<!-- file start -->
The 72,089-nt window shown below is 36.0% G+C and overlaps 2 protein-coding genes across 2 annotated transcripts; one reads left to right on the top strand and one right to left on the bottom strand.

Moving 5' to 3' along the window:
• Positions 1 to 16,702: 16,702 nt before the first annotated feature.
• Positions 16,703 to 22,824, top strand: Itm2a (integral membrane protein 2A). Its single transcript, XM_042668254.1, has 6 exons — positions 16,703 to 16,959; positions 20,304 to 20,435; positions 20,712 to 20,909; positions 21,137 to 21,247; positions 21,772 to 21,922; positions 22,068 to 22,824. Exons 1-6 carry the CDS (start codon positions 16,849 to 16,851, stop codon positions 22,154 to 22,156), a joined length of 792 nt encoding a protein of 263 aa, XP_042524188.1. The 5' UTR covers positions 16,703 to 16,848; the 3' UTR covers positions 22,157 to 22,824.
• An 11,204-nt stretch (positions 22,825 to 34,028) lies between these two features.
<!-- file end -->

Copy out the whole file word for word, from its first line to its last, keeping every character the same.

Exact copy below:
The 72,089-nt window shown below is 36.0% G+C and overlaps 2 protein-coding genes across 2 annotated transcripts; one reads left to right on the top strand and one right to left on the bottom strand.

Moving 5' to 3' along the window:
• Positions 1 to 16,702: 16,702 nt before the first annotated feature.
• Positions 16,703 to 22,824, top strand: Itm2a (integral membrane protein 2A). Its single transcript, XM_042668254.1, has 6 exons — positions 16,703 to 16,959; positions 20,304 to 20,435; positions 20,712 to 20,909; positions 21,137 to 21,247; positions 21,772 to 21,922; positions 22,068 to 22,824. Exons 1-6 carry the CDS (start codon positions 16,849 to 16,851, stop codon positions 22,154 to 22,156), a joined length of 792 nt encoding a protein of 263 aa, XP_042524188.1. The 5' UTR covers positions 16,703 to 16,848; the 3' UTR covers positions 22,157 to 22,824.
• An 11,204-nt stretch (positions 22,825 to 34,028) lies between these two features.